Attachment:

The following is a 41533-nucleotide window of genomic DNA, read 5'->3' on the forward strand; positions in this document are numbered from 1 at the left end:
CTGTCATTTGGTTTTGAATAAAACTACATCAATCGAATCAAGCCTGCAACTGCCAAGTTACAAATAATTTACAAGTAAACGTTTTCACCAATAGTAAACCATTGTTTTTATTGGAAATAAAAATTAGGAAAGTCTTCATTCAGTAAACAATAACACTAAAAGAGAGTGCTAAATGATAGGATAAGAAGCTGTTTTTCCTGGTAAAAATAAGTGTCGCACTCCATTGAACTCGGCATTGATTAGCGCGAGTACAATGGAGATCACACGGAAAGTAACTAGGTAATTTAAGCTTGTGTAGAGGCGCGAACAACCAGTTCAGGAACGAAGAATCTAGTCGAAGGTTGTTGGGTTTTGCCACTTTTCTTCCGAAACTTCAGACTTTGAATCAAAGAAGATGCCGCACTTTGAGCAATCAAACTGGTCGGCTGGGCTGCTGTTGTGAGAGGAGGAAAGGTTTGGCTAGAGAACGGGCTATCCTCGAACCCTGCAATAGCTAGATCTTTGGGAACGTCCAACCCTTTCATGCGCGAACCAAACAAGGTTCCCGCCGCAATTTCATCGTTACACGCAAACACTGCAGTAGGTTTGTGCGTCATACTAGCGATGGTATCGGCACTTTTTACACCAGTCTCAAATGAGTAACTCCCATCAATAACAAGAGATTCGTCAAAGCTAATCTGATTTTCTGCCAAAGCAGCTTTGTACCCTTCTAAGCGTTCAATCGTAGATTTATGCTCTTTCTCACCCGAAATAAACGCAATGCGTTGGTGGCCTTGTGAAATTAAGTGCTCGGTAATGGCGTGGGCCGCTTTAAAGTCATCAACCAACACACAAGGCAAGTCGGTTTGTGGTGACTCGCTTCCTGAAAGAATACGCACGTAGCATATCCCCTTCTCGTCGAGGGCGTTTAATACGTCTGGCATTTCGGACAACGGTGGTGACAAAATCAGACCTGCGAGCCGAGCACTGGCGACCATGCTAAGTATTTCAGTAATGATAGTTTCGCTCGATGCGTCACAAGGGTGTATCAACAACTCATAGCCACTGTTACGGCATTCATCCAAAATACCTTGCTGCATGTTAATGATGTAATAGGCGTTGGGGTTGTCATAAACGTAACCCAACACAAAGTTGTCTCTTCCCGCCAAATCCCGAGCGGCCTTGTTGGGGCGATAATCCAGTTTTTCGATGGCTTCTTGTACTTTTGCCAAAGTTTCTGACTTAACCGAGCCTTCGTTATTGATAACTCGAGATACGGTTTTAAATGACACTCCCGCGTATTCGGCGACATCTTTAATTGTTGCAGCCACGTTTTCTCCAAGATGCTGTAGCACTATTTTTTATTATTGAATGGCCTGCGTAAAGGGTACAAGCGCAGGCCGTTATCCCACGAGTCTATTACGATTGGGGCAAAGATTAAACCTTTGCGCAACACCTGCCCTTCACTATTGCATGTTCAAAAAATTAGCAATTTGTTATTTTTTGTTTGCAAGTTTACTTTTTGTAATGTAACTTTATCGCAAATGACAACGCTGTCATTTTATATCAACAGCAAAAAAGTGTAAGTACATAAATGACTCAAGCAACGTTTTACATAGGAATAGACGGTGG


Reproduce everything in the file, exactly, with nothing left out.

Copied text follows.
The following is a 41533-nucleotide window of genomic DNA, read 5'->3' on the forward strand; positions in this document are numbered from 1 at the left end:
CTGTCATTTGGTTTTGAATAAAACTACATCAATCGAATCAAGCCTGCAACTGCCAAGTTACAAATAATTTACAAGTAAACGTTTTCACCAATAGTAAACCATTGTTTTTATTGGAAATAAAAATTAGGAAAGTCTTCATTCAGTAAACAATAACACTAAAAGAGAGTGCTAAATGATAGGATAAGAAGCTGTTTTTCCTGGTAAAAATAAGTGTCGCACTCCATTGAACTCGGCATTGATTAGCGCGAGTACAATGGAGATCACACGGAAAGTAACTAGGTAATTTAAGCTTGTGTAGAGGCGCGAACAACCAGTTCAGGAACGAAGAATCTAGTCGAAGGTTGTTGGGTTTTGCCACTTTTCTTCCGAAACTTCAGACTTTGAATCAAAGAAGATGCCGCACTTTGAGCAATCAAACTGGTCGGCTGGGCTGCTGTTGTGAGAGGAGGAAAGGTTTGGCTAGAGAACGGGCTATCCTCGAACCCTGCAATAGCTAGATCTTTGGGAACGTCCAACCCTTTCATGCGCGAACCAAACAAGGTTCCCGCCGCAATTTCATCGTTACACGCAAACACTGCAGTAGGTTTGTGCGTCATACTAGCGATGGTATCGGCACTTTTTACACCAGTCTCAAATGAGTAACTCCCATCAATAACAAGAGATTCGTCAAAGCTAATCTGATTTTCTGCCAAAGCAGCTTTGTACCCTTCTAAGCGTTCAATCGTAGATTTATGCTCTTTCTCACCCGAAATAAACGCAATGCGTTGGTGGCCTTGTGAAATTAAGTGCTCGGTAATGGCGTGGGCCGCTTTAAAGTCATCAACCAACACACAAGGCAAGTCGGTTTGTGGTGACTCGCTTCCTGAAAGAATACGCACGTAGCATATCCCCTTCTCGTCGAGGGCGTTTAATACGTCTGGCATTTCGGACAACGGTGGTGACAAAATCAGACCTGCGAGCCGAGCACTGGCGACCATGCTAAGTATTTCAGTAATGATAGTTTCGCTCGATGCGTCACAAGGGTGTATCAACAACTCATAGCCACTGTTACGGCATTCATCCAAAATACCTTGCTGCATGTTAATGATGTAATAGGCGTTGGGGTTGTCATAAACGTAACCCAACACAAAGTTGTCTCTTCCCGCCAAATCCCGAGCGGCCTTGTTGGGGCGATAATCCAGTTTTTCGATGGCTTCTTGTACTTTTGCCAAAGTTTCTGACTTAACCGAGCCTTCGTTATTGATAACTCGAGATACGGTTTTAAATGACACTCCCGCGTATTCGGCGACATCTTTAATTGTTGCAGCCACGTTTTCTCCAAGATGCTGTAGCACTATTTTTTATTATTGAATGGCCTGCGTAAAGGGTACAAGCGCAGGCCGTTATCCCACGAGTCTATTACGATTGGGGCAAAGATTAAACCTTTGCGCAACACCTGCCCTTCACTATTGCATGTTCAAAAAATTAGCAATTTGTTATTTTTTGTTTGCAAGTTTACTTTTTGTAATGTAACTTTATCGCAAATGACAACGCTGTCATTTTATATCAACAGCAAAAAAGTGTAAGTACATAAATGACTCAAGCAACGTTTTACATAGGAATAGACGGTGG